The majority of the novel takes place in the Swiss Alps and concludes in the Arctic, although Victor and Clerval travel to other places, such as London, England, the Rhine River, which flows from Switzerland north to the Netherlands, and Scotland. All of these locations, except for the Arctic, were among the favorite landscapes for Romantic writers, and Shelley spends great care describing the sublime shapes of the majestic, snow-clad mountains. However, aside from the dark Arctic Ocean, Shelley's setting is unusual; most Gothic novels produce gloomy, haggard settings adorned with decaying mansions and ghostly, supernatural spirits. It is possible the author intended the beautiful Alps to serve as a contrast to the creature's unsightly physical appearance. In addition to the atypical Gothic setting, Shelley also sets her story in contemporary times, another diversion from Gothic novels that usually venture to the Middle Ages and other far away time periods. By using the period of her day, Shelley makes the creature and the story's events much more realistic and lifelike.


Spanning the years between 1785 and 1830, the Romantic period was marked by the French Revolution (1789-1799) and the beginnings of modern industrialism. Most of the early Romantic writers favored the revolution and the changes in lifestyle and sensibility that accompanied it. After shaking off old traditions and customs, writers experienced the newfound freedom of turning inward, rather than outward to the external world, to reflect on issues of the heart and the imagination. In addition, writers like English poet William Wordsworth (1770-1850) suddenly challenged his predecessors by writing about natural scenes and rustic, commonplace lifestyles. English poet Samuel Coleridge (1772-1834) explored elements of the supernatural in his poetry.

Shelley combined the ethical concerns of her parents with the Romantic sensibilities of Percy Bysshe Shelley's (1792-1822) poetic inclinations. Her father's concern for the underprivileged influenced her description of the poverty-stricken De Lacey family. Her appeals to the imagination, isolation, and nature represented typical scenes and themes explored in some of Percy Bysshe Shelley's poetry. But Shelley's choice of a Gothic novel made her unique in her family and secured her authorial place in the Romantic period.


Horace Walpole (1717-1797) introduced the first Gothic novel in 1764 with The Castle of Otranto: A Gothic Story. Gothic novels were usually mysteries in which sinister and sometimes supernatural events occurred and were ultimately caused by some evil human action. The language was frequently overly dramatic and inflated. Following this movement was the Romantic movement's fascination with the macabre and the superstitious aspects of life, allowing them the freedom to explore the darkest depths of the human mind. Most critics agree that Mary Shelley's Frankenstein reflected her deepest psychological fears and insecurities, such as her inability to prevent her children's deaths, her distressed marriage to a man who showed no remorse for his daughters' deaths, and her feelings of inadequacy as a writer. The Gothic novel usually expresses, often in subtle and indirect ways, our repressed anxieties. The settings usually take place far away from reality or realistic portrayals of everyday life. Shelley's setting, of course, is the exception to most Gothic novels. The fact that the creature wanders the breathtaking Alps instead of a dark, craggy mansion in the middle of nowhere either compounds the reader's fear or makes the creature more human.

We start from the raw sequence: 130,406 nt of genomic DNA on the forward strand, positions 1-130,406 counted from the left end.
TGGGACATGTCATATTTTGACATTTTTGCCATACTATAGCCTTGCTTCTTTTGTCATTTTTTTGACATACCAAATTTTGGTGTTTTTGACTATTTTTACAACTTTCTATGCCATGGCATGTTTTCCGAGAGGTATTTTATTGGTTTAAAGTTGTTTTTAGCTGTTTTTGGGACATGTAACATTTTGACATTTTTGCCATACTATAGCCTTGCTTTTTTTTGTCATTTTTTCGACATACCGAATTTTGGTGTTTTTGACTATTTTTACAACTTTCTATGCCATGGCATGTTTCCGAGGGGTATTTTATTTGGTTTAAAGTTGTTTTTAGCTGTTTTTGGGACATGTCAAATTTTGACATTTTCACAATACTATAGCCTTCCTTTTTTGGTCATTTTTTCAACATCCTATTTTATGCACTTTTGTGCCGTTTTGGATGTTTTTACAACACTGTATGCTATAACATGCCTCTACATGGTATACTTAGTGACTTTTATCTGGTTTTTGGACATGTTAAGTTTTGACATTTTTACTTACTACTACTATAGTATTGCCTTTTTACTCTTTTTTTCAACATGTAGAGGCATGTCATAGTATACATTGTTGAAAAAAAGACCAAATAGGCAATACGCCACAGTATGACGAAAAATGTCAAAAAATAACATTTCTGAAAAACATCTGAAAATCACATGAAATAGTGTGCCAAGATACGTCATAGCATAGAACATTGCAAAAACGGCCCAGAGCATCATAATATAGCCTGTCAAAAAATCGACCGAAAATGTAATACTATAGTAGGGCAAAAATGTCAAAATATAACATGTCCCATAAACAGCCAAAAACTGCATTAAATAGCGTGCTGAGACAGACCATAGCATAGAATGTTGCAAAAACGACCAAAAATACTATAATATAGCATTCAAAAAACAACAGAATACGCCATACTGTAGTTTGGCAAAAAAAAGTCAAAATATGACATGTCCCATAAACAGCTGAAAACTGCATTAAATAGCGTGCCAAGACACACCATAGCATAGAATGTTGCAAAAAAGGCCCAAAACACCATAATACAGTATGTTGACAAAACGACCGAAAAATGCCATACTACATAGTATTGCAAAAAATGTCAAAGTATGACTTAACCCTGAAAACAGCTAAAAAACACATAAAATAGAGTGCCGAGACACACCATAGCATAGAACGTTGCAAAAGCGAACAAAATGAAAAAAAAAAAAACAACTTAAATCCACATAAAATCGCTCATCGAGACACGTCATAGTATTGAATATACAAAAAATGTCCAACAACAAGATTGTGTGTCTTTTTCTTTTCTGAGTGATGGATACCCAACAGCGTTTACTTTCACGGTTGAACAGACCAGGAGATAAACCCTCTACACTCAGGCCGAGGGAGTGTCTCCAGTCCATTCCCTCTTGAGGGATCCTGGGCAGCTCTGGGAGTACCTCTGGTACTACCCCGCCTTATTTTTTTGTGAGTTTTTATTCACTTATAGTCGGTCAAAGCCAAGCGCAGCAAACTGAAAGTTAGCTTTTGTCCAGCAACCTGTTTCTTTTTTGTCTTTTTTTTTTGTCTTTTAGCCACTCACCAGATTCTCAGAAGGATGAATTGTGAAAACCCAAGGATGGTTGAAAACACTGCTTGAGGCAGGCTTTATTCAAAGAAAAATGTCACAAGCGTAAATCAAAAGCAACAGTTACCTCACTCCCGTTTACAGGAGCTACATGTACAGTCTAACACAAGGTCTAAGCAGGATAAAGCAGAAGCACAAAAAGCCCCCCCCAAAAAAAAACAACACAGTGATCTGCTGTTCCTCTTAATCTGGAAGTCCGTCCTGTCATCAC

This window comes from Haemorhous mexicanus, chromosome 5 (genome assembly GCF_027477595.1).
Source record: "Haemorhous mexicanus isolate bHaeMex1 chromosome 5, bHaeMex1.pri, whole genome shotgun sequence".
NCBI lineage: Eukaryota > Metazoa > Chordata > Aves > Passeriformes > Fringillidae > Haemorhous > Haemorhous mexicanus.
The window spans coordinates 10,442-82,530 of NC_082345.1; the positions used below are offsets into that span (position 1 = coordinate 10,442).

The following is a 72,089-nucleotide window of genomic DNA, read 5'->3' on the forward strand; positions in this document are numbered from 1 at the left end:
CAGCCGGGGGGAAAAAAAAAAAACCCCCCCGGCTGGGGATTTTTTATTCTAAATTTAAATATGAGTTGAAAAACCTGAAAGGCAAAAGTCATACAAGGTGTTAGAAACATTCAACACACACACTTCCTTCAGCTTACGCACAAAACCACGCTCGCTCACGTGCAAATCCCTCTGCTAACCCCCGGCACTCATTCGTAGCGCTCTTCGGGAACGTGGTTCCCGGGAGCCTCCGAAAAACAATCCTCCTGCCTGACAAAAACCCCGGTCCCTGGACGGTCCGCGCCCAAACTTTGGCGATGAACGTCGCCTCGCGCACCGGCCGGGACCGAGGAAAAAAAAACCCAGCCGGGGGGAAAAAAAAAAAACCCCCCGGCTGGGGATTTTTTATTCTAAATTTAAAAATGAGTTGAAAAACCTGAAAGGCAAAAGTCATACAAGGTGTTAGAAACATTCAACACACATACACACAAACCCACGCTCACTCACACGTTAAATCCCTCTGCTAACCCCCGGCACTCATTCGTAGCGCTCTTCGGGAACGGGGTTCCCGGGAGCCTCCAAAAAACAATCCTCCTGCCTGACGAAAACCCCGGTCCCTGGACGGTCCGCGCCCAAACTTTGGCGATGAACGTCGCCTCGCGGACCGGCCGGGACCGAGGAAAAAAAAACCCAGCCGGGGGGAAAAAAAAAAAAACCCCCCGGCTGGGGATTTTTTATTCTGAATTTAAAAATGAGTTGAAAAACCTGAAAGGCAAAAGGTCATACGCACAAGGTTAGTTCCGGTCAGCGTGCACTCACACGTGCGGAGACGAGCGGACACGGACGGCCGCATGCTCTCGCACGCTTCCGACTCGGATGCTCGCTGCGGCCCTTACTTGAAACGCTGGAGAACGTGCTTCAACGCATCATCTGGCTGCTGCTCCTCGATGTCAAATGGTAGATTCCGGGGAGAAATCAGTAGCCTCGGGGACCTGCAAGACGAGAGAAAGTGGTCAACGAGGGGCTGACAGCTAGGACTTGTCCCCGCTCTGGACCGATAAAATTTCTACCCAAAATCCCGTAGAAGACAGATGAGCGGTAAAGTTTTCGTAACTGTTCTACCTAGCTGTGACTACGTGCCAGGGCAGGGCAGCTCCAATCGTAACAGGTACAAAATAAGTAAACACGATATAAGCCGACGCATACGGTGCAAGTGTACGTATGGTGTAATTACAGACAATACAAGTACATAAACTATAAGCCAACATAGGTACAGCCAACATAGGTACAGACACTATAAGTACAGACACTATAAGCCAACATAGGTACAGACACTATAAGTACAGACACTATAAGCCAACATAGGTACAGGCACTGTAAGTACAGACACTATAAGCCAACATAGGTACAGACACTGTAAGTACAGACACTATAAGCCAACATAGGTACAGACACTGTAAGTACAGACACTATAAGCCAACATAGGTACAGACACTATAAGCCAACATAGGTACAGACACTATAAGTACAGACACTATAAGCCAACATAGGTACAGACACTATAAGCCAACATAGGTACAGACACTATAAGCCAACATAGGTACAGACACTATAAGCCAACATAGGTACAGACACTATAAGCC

Many literary critics have noted the "doppelganger effect"—the idea that a living person has a ghostly double haunting him—between Victor and his creature. Presenting Victor and the creature as doubles allows Shelley to dramatize two aspects of a character, usually the "good" and "bad" selves. Victor's desire to ignore his creature parallels his desire to disregard the darkest part of his self. The famous psychologist Sigmund Freud (1856-1939) characterizes this "dark" side as the Id, while Carl Jung (1875-1961), another famous psychologist, refers to our "dark" side as the Jungian shadow. Jung claims that we all have characteristics we don't like about ourselves, yet these unsavory attributes stay with us like a shadow tailgating its leader. The creature represents Victor's "evil" shadow, just as Victor represents the creature's. When presented this way, it makes sense that so many readers confuse the creature and Victor by assuming that the creature is named Frankenstein. Both of these characters "alternately pursue and flee from one another... [L]ike fragments of a mind in conflict with itself," as Eleanor Ty observes in the Concise Dictionary of British Literary Biography. But taken together as one person, Victor and his creature combine to represent the full spectrum of what it means to be human—to be joyful, compassionate, empathetic, and hateful, and also love humanity, desire knowledge, honor justice, fear the unknown, dread abandonment, and fear mortality. No other character in the novel assumes this range of human complexity. (Source: Gale. Research in Context)